– Jontia
    Nov 28, 2019 at 14:29
  • 1
    @Jontia removing the centralised purchasing system of the NHS doesn't scream "NHS is for sale" or even that any part of the NHS is "on the table", but it would increase costs by removing controls certainly. Difficult one.
    – user16741
    Nov 28, 2019 at 22:48
  • 2
    @Moo as the comments on the initial question mention, as a policy position 'NHS for sale' is all about the small steps that remove its ability to function as a coherent whole.
    – Jontia
    Nov 29, 2019 at 7:37
  • @Jontia it’s never been a coherent whole, or at least not for many many years - Trusts and CCGs have long broken up the NHS into segments, and in addition you have things like primary care (GP surgeries) who are private companies with NHS contracts...
    – user16741
    Nov 29, 2019 at 7:40
  • @Moo it could definitely be better.
    – Jontia
    Nov 29, 2019 at 13:19

I think this question cannot be answered yet because there is no trade deal or even proper negotiations about one. It seems very plausible that:

a) Boris Johnson and his government want a trade deal with the US that excludes the NHS and the health industry.

b) The US government wants a trade deal that does include the health industry.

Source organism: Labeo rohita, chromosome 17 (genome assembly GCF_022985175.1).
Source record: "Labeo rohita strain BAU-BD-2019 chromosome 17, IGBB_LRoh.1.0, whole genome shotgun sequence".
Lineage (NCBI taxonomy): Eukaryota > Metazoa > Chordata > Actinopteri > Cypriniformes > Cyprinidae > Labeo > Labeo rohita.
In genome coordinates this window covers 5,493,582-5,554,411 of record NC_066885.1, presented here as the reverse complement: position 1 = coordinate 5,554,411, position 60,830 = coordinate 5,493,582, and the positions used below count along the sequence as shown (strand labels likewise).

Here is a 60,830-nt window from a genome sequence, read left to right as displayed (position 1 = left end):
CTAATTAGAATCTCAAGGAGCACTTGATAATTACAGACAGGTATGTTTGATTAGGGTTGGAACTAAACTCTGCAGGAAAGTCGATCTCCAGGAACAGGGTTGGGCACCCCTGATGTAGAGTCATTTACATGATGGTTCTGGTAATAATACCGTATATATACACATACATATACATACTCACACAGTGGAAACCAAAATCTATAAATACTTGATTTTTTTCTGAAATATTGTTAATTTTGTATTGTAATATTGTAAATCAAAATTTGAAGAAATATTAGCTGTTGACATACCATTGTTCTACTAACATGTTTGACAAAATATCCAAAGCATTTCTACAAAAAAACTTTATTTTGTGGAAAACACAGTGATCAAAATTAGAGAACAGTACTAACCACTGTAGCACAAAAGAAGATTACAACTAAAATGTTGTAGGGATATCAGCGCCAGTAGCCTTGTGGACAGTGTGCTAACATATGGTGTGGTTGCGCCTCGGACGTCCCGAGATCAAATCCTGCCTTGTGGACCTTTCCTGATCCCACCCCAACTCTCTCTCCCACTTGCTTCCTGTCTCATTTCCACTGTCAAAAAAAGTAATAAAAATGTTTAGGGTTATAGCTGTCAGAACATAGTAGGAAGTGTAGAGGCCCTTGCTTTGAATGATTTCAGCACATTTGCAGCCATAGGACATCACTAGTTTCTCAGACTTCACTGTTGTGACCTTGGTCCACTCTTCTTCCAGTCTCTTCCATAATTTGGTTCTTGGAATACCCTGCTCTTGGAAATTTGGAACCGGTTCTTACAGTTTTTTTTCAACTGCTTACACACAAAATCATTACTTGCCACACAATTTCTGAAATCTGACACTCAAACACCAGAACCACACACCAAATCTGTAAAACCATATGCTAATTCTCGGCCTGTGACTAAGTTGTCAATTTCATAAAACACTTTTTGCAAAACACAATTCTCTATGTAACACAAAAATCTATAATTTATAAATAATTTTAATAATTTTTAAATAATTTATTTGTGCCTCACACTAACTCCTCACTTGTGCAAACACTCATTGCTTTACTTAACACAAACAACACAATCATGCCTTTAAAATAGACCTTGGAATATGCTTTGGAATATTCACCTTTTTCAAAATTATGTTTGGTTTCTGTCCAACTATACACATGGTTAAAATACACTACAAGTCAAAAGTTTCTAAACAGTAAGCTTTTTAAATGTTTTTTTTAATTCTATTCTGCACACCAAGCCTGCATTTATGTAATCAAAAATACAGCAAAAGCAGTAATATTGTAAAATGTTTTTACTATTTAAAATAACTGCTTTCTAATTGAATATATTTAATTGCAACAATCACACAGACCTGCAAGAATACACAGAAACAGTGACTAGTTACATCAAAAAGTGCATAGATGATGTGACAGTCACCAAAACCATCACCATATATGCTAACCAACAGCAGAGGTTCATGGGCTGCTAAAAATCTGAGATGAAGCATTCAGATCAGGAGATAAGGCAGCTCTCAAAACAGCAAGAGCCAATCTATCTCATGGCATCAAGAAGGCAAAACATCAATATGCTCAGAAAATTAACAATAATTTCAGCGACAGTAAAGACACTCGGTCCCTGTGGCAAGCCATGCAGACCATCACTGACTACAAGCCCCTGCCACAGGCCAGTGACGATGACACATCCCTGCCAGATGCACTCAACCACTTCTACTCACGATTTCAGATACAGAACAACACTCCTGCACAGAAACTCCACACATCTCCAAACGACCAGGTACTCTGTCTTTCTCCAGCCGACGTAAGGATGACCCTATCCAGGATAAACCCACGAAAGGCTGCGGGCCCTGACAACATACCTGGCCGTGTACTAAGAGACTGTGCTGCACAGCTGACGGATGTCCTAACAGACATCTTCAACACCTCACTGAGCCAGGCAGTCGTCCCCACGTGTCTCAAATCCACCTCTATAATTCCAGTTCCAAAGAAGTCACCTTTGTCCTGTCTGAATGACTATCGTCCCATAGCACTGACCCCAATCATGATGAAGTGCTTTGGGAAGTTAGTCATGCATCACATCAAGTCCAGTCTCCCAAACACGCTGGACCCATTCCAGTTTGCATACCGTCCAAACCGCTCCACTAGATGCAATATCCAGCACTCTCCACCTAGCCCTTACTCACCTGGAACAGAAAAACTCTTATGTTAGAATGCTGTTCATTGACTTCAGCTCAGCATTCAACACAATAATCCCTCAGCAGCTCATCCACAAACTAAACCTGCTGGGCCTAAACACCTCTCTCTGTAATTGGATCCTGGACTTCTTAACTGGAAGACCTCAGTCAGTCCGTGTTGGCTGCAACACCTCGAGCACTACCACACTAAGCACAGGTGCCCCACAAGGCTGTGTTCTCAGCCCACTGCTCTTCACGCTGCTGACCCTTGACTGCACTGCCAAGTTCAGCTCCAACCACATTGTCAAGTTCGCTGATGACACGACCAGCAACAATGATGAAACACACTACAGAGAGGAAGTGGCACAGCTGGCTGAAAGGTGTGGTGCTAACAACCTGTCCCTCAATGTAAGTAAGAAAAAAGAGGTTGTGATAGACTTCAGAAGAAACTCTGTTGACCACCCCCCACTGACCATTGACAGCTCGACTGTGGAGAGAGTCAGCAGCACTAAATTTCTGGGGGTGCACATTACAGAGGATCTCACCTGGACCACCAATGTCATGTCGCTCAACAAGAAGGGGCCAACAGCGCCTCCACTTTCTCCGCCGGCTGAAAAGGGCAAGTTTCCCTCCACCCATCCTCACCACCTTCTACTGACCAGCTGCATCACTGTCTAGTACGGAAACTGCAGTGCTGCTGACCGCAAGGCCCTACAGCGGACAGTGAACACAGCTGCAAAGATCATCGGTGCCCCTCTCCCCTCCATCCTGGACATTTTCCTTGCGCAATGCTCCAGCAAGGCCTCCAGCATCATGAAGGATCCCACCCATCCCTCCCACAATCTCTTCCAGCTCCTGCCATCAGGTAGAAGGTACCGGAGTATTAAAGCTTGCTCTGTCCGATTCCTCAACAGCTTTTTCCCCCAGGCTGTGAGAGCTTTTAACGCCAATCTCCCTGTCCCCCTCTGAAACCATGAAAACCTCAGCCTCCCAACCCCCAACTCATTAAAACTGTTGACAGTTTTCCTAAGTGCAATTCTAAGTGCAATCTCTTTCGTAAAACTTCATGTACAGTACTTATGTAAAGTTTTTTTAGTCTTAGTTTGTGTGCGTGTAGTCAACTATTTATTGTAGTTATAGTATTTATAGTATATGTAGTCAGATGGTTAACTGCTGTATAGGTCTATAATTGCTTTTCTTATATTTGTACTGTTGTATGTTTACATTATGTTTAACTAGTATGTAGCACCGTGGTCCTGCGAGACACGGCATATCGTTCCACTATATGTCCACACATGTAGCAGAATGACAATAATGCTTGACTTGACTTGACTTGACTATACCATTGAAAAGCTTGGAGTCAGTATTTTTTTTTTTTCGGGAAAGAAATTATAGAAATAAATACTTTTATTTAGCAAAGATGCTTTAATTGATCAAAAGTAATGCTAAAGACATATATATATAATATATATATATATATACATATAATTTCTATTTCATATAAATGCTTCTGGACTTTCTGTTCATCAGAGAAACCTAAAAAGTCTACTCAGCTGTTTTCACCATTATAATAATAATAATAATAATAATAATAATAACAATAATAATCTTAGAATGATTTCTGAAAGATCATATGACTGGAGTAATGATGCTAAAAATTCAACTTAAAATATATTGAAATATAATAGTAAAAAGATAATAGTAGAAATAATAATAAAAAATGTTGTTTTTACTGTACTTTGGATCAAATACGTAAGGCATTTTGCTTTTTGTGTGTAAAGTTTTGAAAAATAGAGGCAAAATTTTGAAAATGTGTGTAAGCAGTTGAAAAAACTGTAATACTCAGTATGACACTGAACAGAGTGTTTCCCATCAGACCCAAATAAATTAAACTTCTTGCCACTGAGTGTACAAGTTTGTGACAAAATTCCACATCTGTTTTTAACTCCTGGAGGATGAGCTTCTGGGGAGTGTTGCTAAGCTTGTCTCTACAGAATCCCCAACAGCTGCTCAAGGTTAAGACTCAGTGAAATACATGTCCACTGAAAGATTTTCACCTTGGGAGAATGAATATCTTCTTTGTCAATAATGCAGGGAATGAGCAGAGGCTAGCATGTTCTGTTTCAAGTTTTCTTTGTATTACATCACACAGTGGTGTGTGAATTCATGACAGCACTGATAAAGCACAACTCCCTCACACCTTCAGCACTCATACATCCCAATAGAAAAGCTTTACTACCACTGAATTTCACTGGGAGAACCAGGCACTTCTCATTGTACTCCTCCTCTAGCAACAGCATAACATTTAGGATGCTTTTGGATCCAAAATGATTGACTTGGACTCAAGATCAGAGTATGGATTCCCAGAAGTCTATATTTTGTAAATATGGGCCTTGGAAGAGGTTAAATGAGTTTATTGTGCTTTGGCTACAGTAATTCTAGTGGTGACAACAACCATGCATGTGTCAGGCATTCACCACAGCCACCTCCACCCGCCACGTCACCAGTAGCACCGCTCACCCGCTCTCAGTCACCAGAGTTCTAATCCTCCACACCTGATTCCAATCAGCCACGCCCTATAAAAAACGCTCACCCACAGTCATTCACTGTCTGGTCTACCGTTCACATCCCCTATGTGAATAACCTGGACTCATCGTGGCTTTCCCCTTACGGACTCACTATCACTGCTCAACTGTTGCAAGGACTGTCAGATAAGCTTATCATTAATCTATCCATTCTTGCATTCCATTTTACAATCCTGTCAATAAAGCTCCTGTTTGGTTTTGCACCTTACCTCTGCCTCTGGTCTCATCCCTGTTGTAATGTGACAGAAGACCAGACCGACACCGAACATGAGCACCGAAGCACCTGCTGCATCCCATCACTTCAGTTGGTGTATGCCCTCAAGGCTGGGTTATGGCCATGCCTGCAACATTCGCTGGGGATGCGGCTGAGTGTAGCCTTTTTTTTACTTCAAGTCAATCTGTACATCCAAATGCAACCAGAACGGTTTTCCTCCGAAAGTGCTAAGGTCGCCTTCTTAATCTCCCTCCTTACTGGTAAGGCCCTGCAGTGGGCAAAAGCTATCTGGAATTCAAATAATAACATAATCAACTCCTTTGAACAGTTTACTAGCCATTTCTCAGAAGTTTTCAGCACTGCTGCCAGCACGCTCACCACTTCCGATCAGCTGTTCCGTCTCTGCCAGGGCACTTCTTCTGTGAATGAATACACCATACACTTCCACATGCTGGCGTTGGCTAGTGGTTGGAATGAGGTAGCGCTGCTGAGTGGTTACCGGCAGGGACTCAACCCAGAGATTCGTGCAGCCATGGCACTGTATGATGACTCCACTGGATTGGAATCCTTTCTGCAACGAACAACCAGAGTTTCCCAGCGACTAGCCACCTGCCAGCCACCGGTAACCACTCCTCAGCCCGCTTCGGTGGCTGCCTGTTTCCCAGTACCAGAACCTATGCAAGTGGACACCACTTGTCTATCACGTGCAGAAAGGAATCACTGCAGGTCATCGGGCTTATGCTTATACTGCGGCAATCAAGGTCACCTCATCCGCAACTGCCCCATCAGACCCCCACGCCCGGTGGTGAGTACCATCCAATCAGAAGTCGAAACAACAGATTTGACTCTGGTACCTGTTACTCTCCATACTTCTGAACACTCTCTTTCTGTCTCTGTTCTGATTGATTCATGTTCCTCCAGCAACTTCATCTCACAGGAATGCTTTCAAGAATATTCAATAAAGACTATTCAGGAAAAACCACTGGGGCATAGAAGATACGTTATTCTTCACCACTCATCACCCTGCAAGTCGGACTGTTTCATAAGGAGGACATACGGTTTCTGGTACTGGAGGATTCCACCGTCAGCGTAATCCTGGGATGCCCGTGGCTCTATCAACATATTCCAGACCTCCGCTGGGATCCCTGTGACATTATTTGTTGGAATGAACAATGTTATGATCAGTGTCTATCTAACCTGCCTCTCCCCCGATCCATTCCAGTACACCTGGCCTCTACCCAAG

The two sides are talking to each other but have not agreed on this point yet. BJ has to claim he will only consider a deal under a) both for negotiation reasons as well as how he is perceived in the UK with an upcoming election.

If there is a Brexit, then GB will need the trade deal a lot more then the US will, so how an actual trade deal would look like only time will tell.

  • Thanks for this, but it doesn't quite answer my question. I'm asking if there is anything in this dossier specifically that indicates that the NHS would be on the table in a future trade agreement, as Labour have claimed - not if there will be a future trade deal that includes the NHS, or what such a trade deal would look like. If, as you mention, the dossier indicates that the two sides have not agreed on this point; this would seem to show that Labour have fibbed a bit - negotiations are still under way, and this dossier doesn't prove anything. Would that be a valid conclusion?